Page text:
He compared the waivers to municipal zoning variances.
Critics have condemned it as the single worst decision ever to come out of the agency.
"It is so vague that it opens the door to all forms of abuse, which will result in protections of the environment and public health taking a backseat to politics and economic development," said Bill Wolfe, director of New Jersey Public Employees for Environmental Responsibility.
"This rule is so bad we will challenge it through every means possible: the Legislature, politically, and in the courts," said Jeff Tittel, director of the New Jersey Sierra Club.
Supporters say it allows the agency to apply common sense to a hash of conflicting regulations.
"Some of the rules and regulations have been so ironclad and so restrictive that . . . they do more to inhibit economic growth and development and good planning than they do in fostering it," said William G. Dressel Jr., executive director of the New Jersey State League of Municipalities.
To get a waiver, applicants would have to show that conflicting rules among agencies are adversely affecting a project, that a net environmental benefit would be achieved, or that an undue hardship exists. A formally declared public emergency also would be a reason under the rule.
Martin pledged to review all the waivers in the first six months of the program "to make sure they are being treated consistently."
He promised "transparency," saying all applications and all decisions would be posted on the DEP's website.
Critics contended that was not enough.
"Neighbors of proposed projects won't be checking online and may not realize environmental regulations no longer apply to a development near their home," Tittel said.
Martin said neighbors would be notified and given a chance to comment "only in cases where the underlying permit required that kind of notification or input."
He said that the rule had been reviewed by the state Attorney General's Office and that he was "confident of the legal standing. We created the regulations; we can modify them."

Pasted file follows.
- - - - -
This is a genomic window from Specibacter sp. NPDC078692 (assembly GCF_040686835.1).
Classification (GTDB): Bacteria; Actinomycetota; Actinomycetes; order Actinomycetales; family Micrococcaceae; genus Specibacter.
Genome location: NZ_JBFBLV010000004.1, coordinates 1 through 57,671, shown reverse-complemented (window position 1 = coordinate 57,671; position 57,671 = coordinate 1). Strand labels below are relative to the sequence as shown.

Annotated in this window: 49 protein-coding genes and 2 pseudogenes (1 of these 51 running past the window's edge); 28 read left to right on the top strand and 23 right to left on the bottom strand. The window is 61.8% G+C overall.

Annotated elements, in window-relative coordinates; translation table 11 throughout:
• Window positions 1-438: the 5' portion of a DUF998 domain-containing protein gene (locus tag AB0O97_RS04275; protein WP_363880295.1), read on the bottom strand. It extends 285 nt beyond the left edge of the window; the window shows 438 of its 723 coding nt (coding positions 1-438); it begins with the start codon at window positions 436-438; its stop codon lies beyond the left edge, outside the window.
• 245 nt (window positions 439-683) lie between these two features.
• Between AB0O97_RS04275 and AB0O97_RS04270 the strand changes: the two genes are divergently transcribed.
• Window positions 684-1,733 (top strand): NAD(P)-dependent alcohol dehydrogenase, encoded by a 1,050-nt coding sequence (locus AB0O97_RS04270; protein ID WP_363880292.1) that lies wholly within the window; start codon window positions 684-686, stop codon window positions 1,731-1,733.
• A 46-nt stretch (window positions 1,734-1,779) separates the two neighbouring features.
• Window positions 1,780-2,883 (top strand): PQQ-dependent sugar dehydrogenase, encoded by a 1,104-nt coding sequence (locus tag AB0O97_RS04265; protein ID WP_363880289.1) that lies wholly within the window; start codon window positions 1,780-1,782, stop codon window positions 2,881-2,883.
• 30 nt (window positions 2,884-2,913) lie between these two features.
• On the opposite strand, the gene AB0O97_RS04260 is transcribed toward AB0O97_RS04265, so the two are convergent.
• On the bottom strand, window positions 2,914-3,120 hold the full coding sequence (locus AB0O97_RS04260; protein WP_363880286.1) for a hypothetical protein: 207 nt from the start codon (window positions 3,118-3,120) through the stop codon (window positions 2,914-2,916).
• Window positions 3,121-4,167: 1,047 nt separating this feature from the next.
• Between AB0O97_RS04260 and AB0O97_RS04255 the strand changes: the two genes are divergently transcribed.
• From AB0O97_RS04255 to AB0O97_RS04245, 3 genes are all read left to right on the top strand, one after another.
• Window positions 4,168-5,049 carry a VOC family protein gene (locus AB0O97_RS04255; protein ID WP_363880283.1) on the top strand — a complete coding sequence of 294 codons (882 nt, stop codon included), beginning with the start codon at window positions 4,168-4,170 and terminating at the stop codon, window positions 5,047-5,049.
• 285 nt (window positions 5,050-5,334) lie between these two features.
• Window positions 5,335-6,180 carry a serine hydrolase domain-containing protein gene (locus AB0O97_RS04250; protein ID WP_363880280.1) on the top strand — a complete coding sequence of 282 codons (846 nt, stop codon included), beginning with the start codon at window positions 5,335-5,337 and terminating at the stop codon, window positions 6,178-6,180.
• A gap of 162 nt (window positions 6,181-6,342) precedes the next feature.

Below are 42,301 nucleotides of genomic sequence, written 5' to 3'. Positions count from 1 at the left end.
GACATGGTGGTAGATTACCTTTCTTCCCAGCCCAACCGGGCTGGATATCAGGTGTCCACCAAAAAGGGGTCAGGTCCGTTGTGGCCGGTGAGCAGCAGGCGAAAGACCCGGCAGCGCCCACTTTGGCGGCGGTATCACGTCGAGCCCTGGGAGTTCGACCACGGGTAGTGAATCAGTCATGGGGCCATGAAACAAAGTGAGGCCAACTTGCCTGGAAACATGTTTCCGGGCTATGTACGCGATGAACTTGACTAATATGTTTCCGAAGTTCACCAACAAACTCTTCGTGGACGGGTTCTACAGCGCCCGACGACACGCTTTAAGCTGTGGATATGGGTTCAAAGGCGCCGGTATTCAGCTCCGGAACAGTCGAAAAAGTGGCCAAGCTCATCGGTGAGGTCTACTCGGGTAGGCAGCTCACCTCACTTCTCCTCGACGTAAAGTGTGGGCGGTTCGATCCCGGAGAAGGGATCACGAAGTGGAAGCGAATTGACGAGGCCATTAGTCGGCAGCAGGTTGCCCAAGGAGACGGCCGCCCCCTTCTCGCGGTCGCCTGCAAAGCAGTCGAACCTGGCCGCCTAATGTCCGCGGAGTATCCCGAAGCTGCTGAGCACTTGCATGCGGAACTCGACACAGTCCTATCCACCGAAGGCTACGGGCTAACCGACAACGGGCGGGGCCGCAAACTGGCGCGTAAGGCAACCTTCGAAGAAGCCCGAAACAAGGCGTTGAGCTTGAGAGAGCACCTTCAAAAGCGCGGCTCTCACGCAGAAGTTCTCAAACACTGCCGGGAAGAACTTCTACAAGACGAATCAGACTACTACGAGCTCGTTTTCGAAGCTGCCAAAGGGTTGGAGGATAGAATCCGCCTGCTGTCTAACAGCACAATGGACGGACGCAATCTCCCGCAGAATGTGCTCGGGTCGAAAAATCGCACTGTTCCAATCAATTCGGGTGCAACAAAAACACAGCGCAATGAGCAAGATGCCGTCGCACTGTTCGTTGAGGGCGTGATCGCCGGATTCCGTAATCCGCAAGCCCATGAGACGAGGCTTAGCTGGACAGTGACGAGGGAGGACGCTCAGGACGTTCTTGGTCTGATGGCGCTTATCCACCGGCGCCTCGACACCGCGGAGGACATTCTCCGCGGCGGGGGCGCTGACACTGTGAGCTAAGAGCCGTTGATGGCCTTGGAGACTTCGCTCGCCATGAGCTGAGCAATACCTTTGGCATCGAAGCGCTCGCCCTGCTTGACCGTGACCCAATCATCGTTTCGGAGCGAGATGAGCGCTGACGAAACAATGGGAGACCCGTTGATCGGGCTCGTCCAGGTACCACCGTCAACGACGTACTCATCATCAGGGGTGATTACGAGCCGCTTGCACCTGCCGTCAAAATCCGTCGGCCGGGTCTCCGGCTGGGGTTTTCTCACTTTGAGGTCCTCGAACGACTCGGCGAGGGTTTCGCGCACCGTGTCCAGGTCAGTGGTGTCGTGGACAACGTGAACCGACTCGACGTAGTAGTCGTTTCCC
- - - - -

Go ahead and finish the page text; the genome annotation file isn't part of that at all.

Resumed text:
Although he did not give specifics, he said situations in which environmental rules conflicted cropped up every day.
"One set of our rules would allow people to do something; another set doesn't," he said. "They clash all the time."
The agency said it received more than 500 oral comments and written submissions during a public-comment period on the waiver proposal last year.
Dressel, of the league of municipalities, said support of the rule "is not saying we're disregarding the sound environmental standards. All we're saying is that you have to take all of this into consideration and you have to make decisions that are also based on fact, based on science, and are reasonable."
Jerrold Bermingham, an executive vice president with National Realty and Development Corp., cited a Hunterdon County store that had an outdated septic system. The owner wanted to improve it, but the permitting process was so onerous that an application was never even submitted.
Requests for waivers will be accepted starting Aug. 1.
Environmental groups said the waiver criteria were so vague as to allow virtually any project to get one.
Doug O'Malley, field director for Environment New Jersey, said the waiver process would undermine public trust in government because not every applicant would have to meet the same state requirements.
As an example of what could happen, he cited a contentious Hunterdon County development project, Windy Acres, that was scrapped years ago because it would have harmed a stream that was used as a drinking-water source. The developer tried to get exemptions but was unsuccessful, O'Malley said.
Today, he said, the outcome might be different.
"Everyone should play by the same set of rules," O'Malley said. "If you allow everyone to get a variance, our environmental regulations become Swiss cheese."
Contact Sandy Bauers at 215-854-5147, firstname.lastname@example.org, or follow @sbauers on Twitter. Read her blog, "GreenSpace," at www.philly.com/greenspace